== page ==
BMO MSCI Eur Hi Qlty Hdg C Inx ETF                                   2.5%

BMO International Dividend ETF                                           2.5%

On a whole, I would buy this ETF – the blend of international / US / and Canadian securities, as well as the philosophy of the holdings makes sense to me and allows for as good of a method of diversification and protection of investments.  If I was to select a diversified portfolio to go along with individual stocks, this one would work as well as most, and has been performing well since inception.

My issue with funds like this, as well as most managed mutual funds is the reliance on the manager to create the results.  What happens if this “financial celebrity” decides he doesn’t want to oversee this fund anymore?  Realistically, he has probably handed off much of the work to underlings, but what if the fund manager leaves – will the remaining managers continue with similar returns, or will the fund collapse?

I would prefer to understand the mechanics behind these kind of investments and take on a more Do-It-Yourself approach so that I understand how my portfolio is built and why it requires adjustments.  I don’t want to depend on a “guru” for my financial future, no matter how well the fund has done historically.  Doing it myself when it comes to looking after my financial future (even as an untested amateur) makes me feel much more comfortable than blindly following a fund manager’s picks, and also allows me to carry on with my strategy into the future because I don’t have the ability to quit like a mutual fund manager.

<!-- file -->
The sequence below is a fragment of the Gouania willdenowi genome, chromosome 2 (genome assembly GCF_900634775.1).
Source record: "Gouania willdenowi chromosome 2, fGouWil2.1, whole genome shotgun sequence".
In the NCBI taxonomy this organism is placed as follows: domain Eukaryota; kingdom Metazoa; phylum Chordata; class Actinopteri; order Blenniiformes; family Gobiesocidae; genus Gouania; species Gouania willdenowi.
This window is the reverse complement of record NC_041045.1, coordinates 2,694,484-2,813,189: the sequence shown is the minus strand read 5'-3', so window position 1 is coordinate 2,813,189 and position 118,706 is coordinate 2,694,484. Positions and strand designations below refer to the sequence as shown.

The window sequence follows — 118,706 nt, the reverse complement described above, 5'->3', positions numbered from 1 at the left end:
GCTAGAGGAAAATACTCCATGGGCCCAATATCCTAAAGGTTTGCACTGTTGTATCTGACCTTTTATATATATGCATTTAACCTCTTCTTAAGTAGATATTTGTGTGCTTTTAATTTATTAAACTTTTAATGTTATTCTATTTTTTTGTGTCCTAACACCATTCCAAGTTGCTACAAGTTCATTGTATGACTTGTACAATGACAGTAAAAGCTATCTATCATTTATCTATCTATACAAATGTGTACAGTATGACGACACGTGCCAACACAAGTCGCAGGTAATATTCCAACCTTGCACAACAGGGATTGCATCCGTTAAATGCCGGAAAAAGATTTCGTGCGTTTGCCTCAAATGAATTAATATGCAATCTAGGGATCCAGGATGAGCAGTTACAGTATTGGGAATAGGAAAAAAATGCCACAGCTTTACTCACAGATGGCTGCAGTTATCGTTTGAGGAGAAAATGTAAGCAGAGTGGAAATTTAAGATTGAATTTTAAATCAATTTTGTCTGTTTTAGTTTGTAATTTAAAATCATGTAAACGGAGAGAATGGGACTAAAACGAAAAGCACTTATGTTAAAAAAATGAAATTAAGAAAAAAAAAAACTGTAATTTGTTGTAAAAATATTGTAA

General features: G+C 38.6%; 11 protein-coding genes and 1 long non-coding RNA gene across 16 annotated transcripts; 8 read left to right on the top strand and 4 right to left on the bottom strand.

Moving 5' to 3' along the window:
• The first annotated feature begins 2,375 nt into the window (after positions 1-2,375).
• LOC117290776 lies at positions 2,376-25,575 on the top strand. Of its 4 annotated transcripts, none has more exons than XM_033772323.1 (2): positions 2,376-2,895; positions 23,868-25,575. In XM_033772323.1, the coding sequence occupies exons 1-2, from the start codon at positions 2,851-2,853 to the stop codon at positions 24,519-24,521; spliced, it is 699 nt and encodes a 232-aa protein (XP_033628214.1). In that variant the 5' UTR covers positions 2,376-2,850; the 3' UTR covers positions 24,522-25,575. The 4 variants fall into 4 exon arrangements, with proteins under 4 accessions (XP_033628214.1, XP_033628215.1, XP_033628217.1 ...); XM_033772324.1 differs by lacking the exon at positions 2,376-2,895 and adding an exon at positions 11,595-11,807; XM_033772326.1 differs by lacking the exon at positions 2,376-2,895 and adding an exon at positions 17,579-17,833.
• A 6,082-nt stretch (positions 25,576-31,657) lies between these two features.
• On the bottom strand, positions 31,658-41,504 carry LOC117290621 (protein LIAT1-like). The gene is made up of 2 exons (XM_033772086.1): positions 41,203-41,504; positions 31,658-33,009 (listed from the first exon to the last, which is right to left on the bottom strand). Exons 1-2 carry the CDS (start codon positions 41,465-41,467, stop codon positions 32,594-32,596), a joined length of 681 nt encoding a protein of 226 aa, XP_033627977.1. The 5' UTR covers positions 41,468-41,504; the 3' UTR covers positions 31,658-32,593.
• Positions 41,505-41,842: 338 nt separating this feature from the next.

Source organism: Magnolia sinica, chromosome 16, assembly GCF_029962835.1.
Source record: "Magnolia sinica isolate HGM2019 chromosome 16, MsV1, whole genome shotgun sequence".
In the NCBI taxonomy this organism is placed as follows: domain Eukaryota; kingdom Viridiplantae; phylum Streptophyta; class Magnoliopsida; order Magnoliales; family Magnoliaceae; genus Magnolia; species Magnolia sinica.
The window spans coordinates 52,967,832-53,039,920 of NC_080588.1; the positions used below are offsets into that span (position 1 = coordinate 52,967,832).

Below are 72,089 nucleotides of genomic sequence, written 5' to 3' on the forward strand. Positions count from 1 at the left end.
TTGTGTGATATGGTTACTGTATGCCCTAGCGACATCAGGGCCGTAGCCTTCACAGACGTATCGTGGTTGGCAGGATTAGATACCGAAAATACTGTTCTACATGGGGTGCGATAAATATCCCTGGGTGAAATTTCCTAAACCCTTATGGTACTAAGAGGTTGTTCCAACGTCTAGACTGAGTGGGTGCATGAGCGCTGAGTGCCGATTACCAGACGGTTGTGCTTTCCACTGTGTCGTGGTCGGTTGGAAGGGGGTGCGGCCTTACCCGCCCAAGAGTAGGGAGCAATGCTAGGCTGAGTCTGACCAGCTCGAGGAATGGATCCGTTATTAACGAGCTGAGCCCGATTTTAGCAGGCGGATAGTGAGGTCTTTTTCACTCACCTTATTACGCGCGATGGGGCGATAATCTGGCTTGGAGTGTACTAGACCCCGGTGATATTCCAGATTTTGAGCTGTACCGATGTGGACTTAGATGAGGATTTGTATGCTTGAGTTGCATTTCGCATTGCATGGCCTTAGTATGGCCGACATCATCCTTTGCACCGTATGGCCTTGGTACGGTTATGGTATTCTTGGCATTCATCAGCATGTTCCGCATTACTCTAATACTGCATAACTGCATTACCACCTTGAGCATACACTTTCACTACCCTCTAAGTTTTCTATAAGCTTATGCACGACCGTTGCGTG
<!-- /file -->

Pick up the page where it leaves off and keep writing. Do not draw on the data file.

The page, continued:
I guess you could say I have relationship anxiety with my money – I’d rather not “get into bed” with someone carrying out investments plans that I don’t completely understand, no matter how awesome they seem.



Removing the Obsession From Retirement Planning

As of today’s count, I have 3,475 days until my 45th birthday. I selected this day over five years ago as the point I hope to be financially independent. At the time, 15 years out seemed like a good period of time to set up our household’s financial plan in a quest for financial independence, with really no basis of the target other than a date pretty far out. I didn’t set up amortization calculations or had any specific idea whether or not 45 is actually a viable exit date compared to 42 or 50. When I was 30 and setting out on my current path, I was more focused on actually setting a goal and working towards that over time.

The problem with a 15 year old plan is that (obviously) it takes 15 years to complete. I have a pretty short attention span and struggle to maintain interest in something for more than a few months at a time, so staying on top of my financial plan is sort of a struggle. I have competing thoughts that I’d like to carry out this large list of things to do around our finances while at the same time thinking to myself “it doesn’t REALLY matter, does it – we can just do this next week” (I like think that this would be described as the mantra of the perpetual procrastinator).